Saturday, April 04, 2009

Question from Calamity Bob - Symbols on armor

Why might a piece of armor incorporate both English and French symbols in its decoration? The armor in question was a helmet dated to 1590 and belonging to George Clifford, third Earl of Cumberland. It was decorated with fleur de lis and what appear to be tudor roses. My knowledge of sixteenth century heraldry is virtually non-existent, so any help would be much appreciated.


Kathy said...

Bob, I don't know much about heraldry either, but those symbols weren't part of his arms which, as best I can describe it consisted of a broad red horizontal stripe with checked blue and yellow above and below it.

There is one possibility I can think of though. His father, George Clifford, the second earl of Cumberland was married first to Eleanor Brandon, the daughter of Charles Brandon, Duke of Suffolk and his wife, Mary Tudor Brandon, sister of Henry VIII and Dowager Queen of France.

Eleanor died leaving only a daughter, Margaret Clifford, and George Clifford, the second earl married again to the woman who became the third earl's mother. But I would think it would be possible that the helmet came down in the family through Eleanor as her family, her mother anyway, was certainly entitled to them.

Just out of curiosity, where is the helmet you are talking about. Is it in an exhibit somewhere or is there a photo of it on the net?

PhD Historian said...

This is just an educated guess, but here goes:

Kings of England claimed the crown of France off and on beginning with Edward III in the mid-14th century. But after Henry V repeatedly defeated the French early in the 15th century, the Treaty of Troyes made Henry and his issue the legal heirs to the crown of France. Henry V's son Henry VI was the only King of England who was also crowned King of France at Notre Dame.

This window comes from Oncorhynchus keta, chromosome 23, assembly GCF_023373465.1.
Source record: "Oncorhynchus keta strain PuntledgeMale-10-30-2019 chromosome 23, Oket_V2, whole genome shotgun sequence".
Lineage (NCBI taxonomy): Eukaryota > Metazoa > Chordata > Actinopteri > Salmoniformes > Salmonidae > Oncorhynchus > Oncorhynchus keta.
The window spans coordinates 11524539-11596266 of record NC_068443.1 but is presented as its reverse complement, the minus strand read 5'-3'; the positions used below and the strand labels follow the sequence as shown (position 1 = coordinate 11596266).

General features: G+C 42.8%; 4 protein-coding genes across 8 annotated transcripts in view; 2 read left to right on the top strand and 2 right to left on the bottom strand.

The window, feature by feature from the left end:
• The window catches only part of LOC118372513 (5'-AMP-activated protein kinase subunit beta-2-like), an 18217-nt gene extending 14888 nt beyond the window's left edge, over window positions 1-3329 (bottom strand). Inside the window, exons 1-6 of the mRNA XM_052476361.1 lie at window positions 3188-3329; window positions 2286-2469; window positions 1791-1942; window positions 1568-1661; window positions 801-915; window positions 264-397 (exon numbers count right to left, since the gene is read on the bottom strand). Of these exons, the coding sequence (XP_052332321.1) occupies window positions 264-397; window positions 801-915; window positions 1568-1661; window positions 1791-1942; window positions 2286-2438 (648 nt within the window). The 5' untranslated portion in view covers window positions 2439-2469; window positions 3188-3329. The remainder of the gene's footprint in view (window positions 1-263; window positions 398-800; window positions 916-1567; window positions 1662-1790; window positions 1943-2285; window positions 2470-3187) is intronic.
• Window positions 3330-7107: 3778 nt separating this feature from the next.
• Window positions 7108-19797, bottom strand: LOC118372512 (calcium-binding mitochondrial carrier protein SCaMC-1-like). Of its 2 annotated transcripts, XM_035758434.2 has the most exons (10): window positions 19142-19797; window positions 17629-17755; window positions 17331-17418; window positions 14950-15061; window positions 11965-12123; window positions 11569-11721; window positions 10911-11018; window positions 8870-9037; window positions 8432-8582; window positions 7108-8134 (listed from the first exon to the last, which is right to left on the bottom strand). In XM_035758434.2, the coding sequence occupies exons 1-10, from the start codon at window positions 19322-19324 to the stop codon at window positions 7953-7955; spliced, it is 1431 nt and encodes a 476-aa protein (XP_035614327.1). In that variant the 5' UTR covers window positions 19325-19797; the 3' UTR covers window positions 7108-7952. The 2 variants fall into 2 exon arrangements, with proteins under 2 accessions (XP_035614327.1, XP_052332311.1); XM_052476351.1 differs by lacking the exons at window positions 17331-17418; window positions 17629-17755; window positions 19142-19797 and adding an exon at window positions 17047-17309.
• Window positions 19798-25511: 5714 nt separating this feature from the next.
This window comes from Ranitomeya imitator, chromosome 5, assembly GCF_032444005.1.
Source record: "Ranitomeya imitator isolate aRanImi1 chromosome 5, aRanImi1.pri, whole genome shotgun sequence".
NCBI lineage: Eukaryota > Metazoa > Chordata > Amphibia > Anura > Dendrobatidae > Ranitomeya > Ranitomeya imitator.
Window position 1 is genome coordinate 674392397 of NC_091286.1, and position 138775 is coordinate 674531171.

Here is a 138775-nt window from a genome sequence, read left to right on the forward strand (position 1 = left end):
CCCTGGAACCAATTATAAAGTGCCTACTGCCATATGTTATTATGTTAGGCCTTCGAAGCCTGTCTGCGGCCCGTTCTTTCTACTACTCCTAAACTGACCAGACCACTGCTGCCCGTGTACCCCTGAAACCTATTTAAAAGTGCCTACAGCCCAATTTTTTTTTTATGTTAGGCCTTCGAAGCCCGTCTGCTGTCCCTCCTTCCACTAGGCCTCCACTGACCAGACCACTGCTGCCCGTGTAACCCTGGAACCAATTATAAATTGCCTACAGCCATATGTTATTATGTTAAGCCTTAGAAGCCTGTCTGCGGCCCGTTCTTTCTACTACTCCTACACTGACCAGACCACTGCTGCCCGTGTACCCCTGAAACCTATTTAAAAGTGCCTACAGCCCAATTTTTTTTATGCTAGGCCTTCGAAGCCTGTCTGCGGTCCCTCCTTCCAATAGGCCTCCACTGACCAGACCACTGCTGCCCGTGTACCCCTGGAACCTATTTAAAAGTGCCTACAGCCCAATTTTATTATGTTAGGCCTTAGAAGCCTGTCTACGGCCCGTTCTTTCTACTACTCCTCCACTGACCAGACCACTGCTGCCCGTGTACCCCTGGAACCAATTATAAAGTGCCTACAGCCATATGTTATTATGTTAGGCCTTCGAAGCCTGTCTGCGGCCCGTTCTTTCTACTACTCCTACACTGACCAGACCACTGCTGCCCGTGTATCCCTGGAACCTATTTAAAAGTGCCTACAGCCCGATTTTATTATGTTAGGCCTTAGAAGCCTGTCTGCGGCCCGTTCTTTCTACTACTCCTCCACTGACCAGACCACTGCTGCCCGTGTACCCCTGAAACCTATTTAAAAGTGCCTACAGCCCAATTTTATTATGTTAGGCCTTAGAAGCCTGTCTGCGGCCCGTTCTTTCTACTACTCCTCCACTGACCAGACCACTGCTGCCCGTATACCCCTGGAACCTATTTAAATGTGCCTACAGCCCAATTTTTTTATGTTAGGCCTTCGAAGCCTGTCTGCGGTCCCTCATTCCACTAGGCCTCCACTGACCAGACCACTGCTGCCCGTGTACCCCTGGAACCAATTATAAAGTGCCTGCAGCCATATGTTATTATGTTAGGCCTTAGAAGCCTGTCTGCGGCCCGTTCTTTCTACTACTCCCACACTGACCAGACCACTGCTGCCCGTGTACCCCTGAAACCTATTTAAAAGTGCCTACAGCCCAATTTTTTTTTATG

The English royal arms had incorporated the gold English lions on a field of red quartered with the gold French fleur-de-lis on a field of blue since 1340. Though the crown of France was reclaimed by Charles VII in 1453, English kings continued to claim the crown and throne of France and to quarter the French arms until the French monarchy was deposed during the French Revolution of 1789.

Kathy is correct in noting the connection between the Cliffords and the female Brandon line descending from Mary Tudor Brandon. And by the 1590s, Elizabeth's reign was drawing to an obvious end and male claimants were beginning to posture for the crown. I have to wonder if George Clifford's use of the Tudor roses and fleur-de-lis was a way around the laws barring persons from displaying the royal arms directly. By displaying royal badges rather than royal arms, he stayed on the edge of the law and still reminded people of his indirect claim, through his father, to the crown. It would have been a claim in right of his stepmother as oen of her heirs ... a very tenuous claim, at that ... but a claim nonetheless. Obviously he did not press the claim, but it was an era when simply posturing could lead to notice and advancement.